at least we know there are labor laws in place that require a
fair living wage and don't keep the workers in virtual slavery
to the corporations by a system of debt and superfluity (labor
surplus). Some may say that outsourcing is good because the jobs
and money go out to a global community that needs it, but what
I see is money flowing out to a country and corporations that
treat their workers like crap. I don't see the money going to
those who need it, instead I see the money going to those who
exploit them. And I refuse to support that.
3.) We Believe In Our Products. We are self-confident
enough to believe that the products we create are worth the extra
price we have to charge because of our dedication to our ideals.
We are often told that our prices are too high, and I'm sure
we lose some sales as a result, yet we choose to set our retail
prices at a level that is cost-effective for us, given our American
manufacturing costs. Creating a market for our products won't
do us any good if we aren't making enough money to stay in business
selling them. We've seen a lot of other small game companies
come and go during the past 15 years, and we know we're succeeding,
in part, because our products really are better than a lot of
what we've been competing against. When we see how enthusiastic
our fans are about our games, it convinces us to stick to our
guns, and just accept the fact that our products cost more than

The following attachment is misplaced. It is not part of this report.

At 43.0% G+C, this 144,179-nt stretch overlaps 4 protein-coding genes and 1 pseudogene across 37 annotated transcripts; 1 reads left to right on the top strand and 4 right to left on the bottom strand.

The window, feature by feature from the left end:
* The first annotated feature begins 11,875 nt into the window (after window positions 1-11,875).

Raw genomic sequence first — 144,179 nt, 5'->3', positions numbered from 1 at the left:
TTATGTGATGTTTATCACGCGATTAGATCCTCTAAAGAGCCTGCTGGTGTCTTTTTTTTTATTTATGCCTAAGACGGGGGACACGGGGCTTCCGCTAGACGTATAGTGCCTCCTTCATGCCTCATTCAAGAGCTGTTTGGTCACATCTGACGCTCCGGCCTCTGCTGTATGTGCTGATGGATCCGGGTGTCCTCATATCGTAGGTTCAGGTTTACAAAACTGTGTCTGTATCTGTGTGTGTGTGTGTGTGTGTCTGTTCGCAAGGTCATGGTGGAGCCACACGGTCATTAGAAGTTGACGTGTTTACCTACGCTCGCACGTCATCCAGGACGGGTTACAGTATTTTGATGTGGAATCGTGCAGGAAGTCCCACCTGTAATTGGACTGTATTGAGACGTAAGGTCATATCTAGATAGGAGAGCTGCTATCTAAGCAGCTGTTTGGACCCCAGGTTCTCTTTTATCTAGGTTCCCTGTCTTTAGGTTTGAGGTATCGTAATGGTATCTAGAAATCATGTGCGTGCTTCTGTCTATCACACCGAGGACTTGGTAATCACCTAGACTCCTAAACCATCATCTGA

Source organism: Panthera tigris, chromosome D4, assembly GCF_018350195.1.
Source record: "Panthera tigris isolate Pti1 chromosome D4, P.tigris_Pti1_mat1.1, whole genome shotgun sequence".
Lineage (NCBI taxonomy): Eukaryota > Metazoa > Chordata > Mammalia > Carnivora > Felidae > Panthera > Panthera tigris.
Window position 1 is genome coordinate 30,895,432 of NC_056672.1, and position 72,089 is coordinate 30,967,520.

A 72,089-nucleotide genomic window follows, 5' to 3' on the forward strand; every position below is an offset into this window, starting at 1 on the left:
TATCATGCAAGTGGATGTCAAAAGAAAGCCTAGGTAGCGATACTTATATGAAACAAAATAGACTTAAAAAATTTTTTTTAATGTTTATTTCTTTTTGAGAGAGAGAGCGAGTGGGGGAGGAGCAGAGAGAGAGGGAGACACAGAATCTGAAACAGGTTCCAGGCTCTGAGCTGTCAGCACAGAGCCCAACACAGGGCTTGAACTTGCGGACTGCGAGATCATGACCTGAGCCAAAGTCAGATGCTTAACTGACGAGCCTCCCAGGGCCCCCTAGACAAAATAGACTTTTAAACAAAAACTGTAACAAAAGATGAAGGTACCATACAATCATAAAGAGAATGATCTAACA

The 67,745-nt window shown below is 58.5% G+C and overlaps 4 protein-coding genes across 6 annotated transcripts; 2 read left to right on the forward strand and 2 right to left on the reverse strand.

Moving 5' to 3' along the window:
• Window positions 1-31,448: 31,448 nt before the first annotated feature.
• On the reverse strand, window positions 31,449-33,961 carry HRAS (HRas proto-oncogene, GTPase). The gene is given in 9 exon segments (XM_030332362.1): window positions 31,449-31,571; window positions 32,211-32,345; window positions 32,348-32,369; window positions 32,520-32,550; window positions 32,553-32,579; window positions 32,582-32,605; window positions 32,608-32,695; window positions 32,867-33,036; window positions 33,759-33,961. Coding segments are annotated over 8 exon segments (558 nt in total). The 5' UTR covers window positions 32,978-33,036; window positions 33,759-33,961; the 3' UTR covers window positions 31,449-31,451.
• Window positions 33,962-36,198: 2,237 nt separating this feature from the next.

the cheap stuff being made overseas.
4.) We Are Control Freaks. This reason may not sound
as important as some of the others, but it does bear mentioning.
& I are the micro-managing type. We aren't comfortable with
a process if we can't walk right up to it and check it out for
ourselves, to keep a close tab on things and make sure everything's
being done the way we want it. We really like doing plant tours...
we don't have that option if we outsource overseas.
5.) We Are Patriotic. We love America. Even as we make
to move a few miles north of the national border, we love
our country and we wish for it to prosper. And we see the outsourcing
of American jobs as extremely detrimental to the health and well
being of this great nation. The rich get richer, the poor get
poorer, and more and more of the folks in the middle, who used
to have good jobs in manufacturing or computer programming or
IT support, can now only find near minimum wage work at places
like McDonald's or Wal-Mart - and must take on 2 or 3 such jobs
just to support their family. We see this trend as being very
wrong, and we don't want to be a part of it. We want to continue
proudly declaring that our games are made in the USA. (Note to
staff: we should start putting a US flag/Made in America logo
on our boxes...)
To sum up, we'd love to make our games more affordable, and
we're working on it, but we don't want to be left with the feeling
that we succeeded only by exploiting people in distant lands
and contributing to the collapse of other small local companies
like ourselves in the process.
a Great Week, and Thanks for Buying Our